Phrased this way, it could be seen as a hopeful question — part of our habit of viewing history as a vanguard marching ever forward in the direction of social liberalism. (I think this might be “The Whig Interpretation of History”, after the book of the same name by Herbert Butterfield. Though it sounds slightly different.) I can see this going in a very illiberal direction as well, however. E.g., maybe there was a time when it was considered obvious beyond the point of discussion (or even of conscious thought) that we lived in something called a “society” in which we were more than just disjoint libertarian billiard balls colliding inelastically into one another. Maybe it was once considered obvious beyond the point of discussion that the main way in which an industrial democracy cares for its least fortunate was by way of its government, which was largely expected to spend money wisely. And so forth. You can imagine any of these slowly becoming less true. And when they become less true, you can imagine them becoming less true in an exponentially-increasing way: if all your friends believe that the less-fortunate are largely shirkers living off the dole, that might cause you to feel the same way (or maybe it’s not causal).

So there’s nothing necessarily liberal about this sort of change, if indeed it happens. I’d like to talk to an actual historian about how one might measure this sort of change. I imagine it would be difficult: almost by definition, the ideas which are believed so widely that they’re beyond the reach of conscious thought are those which few people will ever bother to write about. Extracting earlier societies’ unconscious beliefs might involve digging into the unspoken assumptions behind what they *are* saying.

New York Review of Books bleg slash German Empire mini-obsession — January 27, 2014

New York Review of Books bleg slash German Empire mini-obsession

It occurred to me today that being the banker to a world-historical figure is a pretty big deal on its own. I’ll be lucky if anyone’s writing about me more than a century from now; Gerson Bleichröder (later von Bleichröder) has that honor, as a man who financed Otto von Bismarck’s rise to power. I’m now interested in reading more about Bleichröder, including a book that Pflanze cited heavily, namely [book: Gold and Iron].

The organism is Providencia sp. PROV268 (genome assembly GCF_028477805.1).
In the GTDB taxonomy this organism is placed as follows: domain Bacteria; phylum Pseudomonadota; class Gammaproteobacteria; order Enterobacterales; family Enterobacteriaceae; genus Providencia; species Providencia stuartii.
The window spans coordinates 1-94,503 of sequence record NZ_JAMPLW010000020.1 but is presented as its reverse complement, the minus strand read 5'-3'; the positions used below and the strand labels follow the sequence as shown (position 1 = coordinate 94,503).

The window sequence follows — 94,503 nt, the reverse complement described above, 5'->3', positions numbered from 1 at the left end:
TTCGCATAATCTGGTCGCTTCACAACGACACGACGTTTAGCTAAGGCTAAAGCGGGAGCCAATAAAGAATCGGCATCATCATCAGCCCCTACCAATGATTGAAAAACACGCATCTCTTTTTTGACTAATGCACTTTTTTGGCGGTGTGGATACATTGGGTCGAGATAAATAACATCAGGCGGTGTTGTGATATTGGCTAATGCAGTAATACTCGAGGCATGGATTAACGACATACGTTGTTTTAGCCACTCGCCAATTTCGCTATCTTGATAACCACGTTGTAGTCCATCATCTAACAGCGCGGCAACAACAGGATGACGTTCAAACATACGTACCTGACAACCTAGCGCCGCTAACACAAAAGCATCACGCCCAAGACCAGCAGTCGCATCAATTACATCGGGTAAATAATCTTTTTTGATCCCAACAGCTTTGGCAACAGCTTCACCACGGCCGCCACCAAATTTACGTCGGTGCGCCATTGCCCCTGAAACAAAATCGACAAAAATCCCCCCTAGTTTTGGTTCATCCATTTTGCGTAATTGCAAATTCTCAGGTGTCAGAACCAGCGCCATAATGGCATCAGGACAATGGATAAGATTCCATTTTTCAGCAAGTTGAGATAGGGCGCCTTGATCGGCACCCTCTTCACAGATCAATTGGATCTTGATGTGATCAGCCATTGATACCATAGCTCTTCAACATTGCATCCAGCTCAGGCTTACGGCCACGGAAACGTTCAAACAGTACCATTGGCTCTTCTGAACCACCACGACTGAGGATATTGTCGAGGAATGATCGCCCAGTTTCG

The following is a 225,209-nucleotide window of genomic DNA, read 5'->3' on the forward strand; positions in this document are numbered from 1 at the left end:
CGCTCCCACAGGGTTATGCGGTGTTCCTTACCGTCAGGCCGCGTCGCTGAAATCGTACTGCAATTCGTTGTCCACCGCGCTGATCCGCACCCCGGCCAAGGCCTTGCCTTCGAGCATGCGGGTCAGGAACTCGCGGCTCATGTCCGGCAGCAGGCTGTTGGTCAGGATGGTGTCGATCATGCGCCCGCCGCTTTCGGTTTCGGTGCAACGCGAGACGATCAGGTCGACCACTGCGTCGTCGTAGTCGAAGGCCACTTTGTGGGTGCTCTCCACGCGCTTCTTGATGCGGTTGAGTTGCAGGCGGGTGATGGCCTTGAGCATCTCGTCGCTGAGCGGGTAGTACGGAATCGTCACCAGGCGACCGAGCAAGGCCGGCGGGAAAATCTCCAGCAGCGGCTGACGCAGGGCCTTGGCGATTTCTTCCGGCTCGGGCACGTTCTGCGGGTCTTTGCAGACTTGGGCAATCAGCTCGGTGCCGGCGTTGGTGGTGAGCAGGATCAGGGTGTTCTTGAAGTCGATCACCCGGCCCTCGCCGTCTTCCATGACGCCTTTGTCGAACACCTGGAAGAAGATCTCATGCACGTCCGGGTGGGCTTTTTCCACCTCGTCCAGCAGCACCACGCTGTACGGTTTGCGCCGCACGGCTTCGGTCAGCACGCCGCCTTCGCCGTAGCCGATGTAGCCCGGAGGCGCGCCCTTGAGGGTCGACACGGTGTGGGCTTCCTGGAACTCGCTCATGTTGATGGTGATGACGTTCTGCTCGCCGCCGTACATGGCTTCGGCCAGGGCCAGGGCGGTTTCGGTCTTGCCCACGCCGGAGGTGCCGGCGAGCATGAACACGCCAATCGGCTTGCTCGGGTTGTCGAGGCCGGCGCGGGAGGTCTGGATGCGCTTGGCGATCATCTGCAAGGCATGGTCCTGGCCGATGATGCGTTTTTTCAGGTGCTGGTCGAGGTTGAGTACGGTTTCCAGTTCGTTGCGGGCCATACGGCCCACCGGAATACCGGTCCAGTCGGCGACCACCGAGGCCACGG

Now then. I see that there’s a review of [book: Gold and Iron] from 1977. It’s on the [mag: New York Review of Books], to whose website I don’t have access. Do any of y’all?

French Revolution reading plan — January 5, 2014

French Revolution reading plan

I read Hobsbawm‘s “long nineteenth century” series years ago, but I probably wasn’t ready for it. And it’s very British, in the sense that it just sort of ambles around for a while; I’m sure it has a plan, and I’m sure that someone who came at it with a different background would get more out of it than I did. Other very British works, like [book: The Victorians] (a gift to me, on the occasion of my 30th birthday, by the sadly departed Dan Weinreb), or Gellner’s astonishing [book: Nations and Nationalism], work great, so I don’t know what my problem with Hobsbawm was.

Anyway, so I picked up Carlyle on the French Revolution the other day and made it literally one page before realizing that this was not the book for me. Whereupon I turned to Google.

So now on the list:

* [book: The Oxford History of the French Revolution] by William Doyle. It backs up a few steps and should, if I chose wisely, give me Just The Facts, Ma’am. I’m in the middle of it now. It’s very good so far. I’m up to Jacques Necker.
* [book: Twelve Who Ruled], recommended effusively by Lynn Hunt:

Palmers [book: Twelve Who Ruled] is my single most favourite book on the French Revolution. He does precisely what I was just talking about. He doesnt do it for the tens of thousands Im more interested in the tens and the hundreds of thousands but for the 12 who ruled. Hes incredibly good at giving you a sense of what these people are confronted with, the incredible difficulty of their situation and the unbelievable stress of the circumstances they find themselves in. Hes just fantastic at recreating that atmosphere and, as a result, forcing you to sympathise with these men. His position is much closer to my own position. He sees this as trying to do something really important, coming up against enormous obstacles in the course of trying to do it, failing, but completely understanding why this would happen in this particular way.

* [book: France, 1789-1815: Revolution and Counterrevolution], recommended in the bibliography at the end of Doyle’s book.
* Alexis de Tocqueville, [book: The Old Regime and the French Revolution].
* Edmund Burke, [book: Reflections on the Revolution in France].

This should help me understand the period up to the Congress of Vienna (covered so ably in Kissinger). It’s not much of a jump from there to Bismarck — such a short jump, in fact, that I may know everything I need. And I’ve got there to World War I covered. Then maybe I’ll be able to re-digest Hobsbawm and Gellner as thoroughly as they deserve. And I dunno, maybe Hegel and Kant would fit well into this reading plan. Unsure. Check back later.